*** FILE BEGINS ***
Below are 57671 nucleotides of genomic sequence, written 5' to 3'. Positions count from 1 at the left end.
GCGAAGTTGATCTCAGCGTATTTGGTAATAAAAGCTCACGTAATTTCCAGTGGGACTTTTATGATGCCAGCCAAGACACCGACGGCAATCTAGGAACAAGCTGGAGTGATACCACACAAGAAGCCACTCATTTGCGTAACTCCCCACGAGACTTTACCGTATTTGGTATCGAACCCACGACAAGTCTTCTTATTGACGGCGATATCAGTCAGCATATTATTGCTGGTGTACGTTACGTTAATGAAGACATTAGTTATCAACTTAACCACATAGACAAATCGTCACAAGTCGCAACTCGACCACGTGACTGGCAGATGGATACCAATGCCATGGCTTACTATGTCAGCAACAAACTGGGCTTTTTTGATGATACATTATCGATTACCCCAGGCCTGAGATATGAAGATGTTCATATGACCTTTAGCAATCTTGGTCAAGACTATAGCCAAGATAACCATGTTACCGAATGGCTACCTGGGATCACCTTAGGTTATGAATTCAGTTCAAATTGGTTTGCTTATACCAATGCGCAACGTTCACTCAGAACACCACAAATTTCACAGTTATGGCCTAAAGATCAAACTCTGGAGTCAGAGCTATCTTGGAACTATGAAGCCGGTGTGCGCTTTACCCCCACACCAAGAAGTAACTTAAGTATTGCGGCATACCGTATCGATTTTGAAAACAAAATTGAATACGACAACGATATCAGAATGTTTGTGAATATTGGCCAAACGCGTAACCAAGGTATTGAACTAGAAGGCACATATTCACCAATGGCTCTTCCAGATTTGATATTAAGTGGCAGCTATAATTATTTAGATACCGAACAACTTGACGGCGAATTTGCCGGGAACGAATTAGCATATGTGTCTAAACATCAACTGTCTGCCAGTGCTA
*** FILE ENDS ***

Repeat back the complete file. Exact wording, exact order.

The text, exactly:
Below are 57671 nucleotides of genomic sequence, written 5' to 3'. Positions count from 1 at the left end.
GCGAAGTTGATCTCAGCGTATTTGGTAATAAAAGCTCACGTAATTTCCAGTGGGACTTTTATGATGCCAGCCAAGACACCGACGGCAATCTAGGAACAAGCTGGAGTGATACCACACAAGAAGCCACTCATTTGCGTAACTCCCCACGAGACTTTACCGTATTTGGTATCGAACCCACGACAAGTCTTCTTATTGACGGCGATATCAGTCAGCATATTATTGCTGGTGTACGTTACGTTAATGAAGACATTAGTTATCAACTTAACCACATAGACAAATCGTCACAAGTCGCAACTCGACCACGTGACTGGCAGATGGATACCAATGCCATGGCTTACTATGTCAGCAACAAACTGGGCTTTTTTGATGATACATTATCGATTACCCCAGGCCTGAGATATGAAGATGTTCATATGACCTTTAGCAATCTTGGTCAAGACTATAGCCAAGATAACCATGTTACCGAATGGCTACCTGGGATCACCTTAGGTTATGAATTCAGTTCAAATTGGTTTGCTTATACCAATGCGCAACGTTCACTCAGAACACCACAAATTTCACAGTTATGGCCTAAAGATCAAACTCTGGAGTCAGAGCTATCTTGGAACTATGAAGCCGGTGTGCGCTTTACCCCCACACCAAGAAGTAACTTAAGTATTGCGGCATACCGTATCGATTTTGAAAACAAAATTGAATACGACAACGATATCAGAATGTTTGTGAATATTGGCCAAACGCGTAACCAAGGTATTGAACTAGAAGGCACATATTCACCAATGGCTCTTCCAGATTTGATATTAAGTGGCAGCTATAATTATTTAGATACCGAACAACTTGACGGCGAATTTGCCGGGAACGAATTAGCATATGTGTCTAAACATCAACTGTCTGCCAGTGCTA